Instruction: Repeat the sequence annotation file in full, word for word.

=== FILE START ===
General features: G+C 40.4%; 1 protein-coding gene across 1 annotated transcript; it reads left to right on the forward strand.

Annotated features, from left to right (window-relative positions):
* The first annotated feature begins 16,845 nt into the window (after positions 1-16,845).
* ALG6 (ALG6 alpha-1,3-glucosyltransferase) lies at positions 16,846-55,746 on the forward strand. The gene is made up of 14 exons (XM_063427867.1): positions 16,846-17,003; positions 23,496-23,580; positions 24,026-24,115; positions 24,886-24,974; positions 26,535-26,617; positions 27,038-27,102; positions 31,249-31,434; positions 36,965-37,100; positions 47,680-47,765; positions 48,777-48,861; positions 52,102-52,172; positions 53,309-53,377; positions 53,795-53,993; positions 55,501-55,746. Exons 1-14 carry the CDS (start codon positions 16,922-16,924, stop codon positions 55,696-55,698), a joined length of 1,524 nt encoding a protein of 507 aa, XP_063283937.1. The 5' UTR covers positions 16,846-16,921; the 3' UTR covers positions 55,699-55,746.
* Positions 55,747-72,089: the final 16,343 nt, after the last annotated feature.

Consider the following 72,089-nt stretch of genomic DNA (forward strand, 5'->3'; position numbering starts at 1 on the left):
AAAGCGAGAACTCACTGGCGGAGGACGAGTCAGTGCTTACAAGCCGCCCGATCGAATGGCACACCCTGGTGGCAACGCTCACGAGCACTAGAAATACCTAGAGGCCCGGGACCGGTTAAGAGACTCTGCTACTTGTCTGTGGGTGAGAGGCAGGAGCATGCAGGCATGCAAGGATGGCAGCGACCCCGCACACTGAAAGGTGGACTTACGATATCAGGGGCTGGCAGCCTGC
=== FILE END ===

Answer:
General features: G+C 40.4%; 1 protein-coding gene across 1 annotated transcript; it reads left to right on the forward strand.

Annotated features, from left to right (window-relative positions):
* The first annotated feature begins 16,845 nt into the window (after positions 1-16,845).
* ALG6 (ALG6 alpha-1,3-glucosyltransferase) lies at positions 16,846-55,746 on the forward strand. The gene is made up of 14 exons (XM_063427867.1): positions 16,846-17,003; positions 23,496-23,580; positions 24,026-24,115; positions 24,886-24,974; positions 26,535-26,617; positions 27,038-27,102; positions 31,249-31,434; positions 36,965-37,100; positions 47,680-47,765; positions 48,777-48,861; positions 52,102-52,172; positions 53,309-53,377; positions 53,795-53,993; positions 55,501-55,746. Exons 1-14 carry the CDS (start codon positions 16,922-16,924, stop codon positions 55,696-55,698), a joined length of 1,524 nt encoding a protein of 507 aa, XP_063283937.1. The 5' UTR covers positions 16,846-16,921; the 3' UTR covers positions 55,699-55,746.
* Positions 55,747-72,089: the final 16,343 nt, after the last annotated feature.

Consider the following 72,089-nt stretch of genomic DNA (forward strand, 5'->3'; position numbering starts at 1 on the left):
AAAGCGAGAACTCACTGGCGGAGGACGAGTCAGTGCTTACAAGCCGCCCGATCGAATGGCACACCCTGGTGGCAACGCTCACGAGCACTAGAAATACCTAGAGGCCCGGGACCGGTTAAGAGACTCTGCTACTTGTCTGTGGGTGAGAGGCAGGAGCATGCAGGCATGCAAGGATGGCAGCGACCCCGCACACTGAAAGGTGGACTTACGATATCAGGGGCTGGCAGCCTGC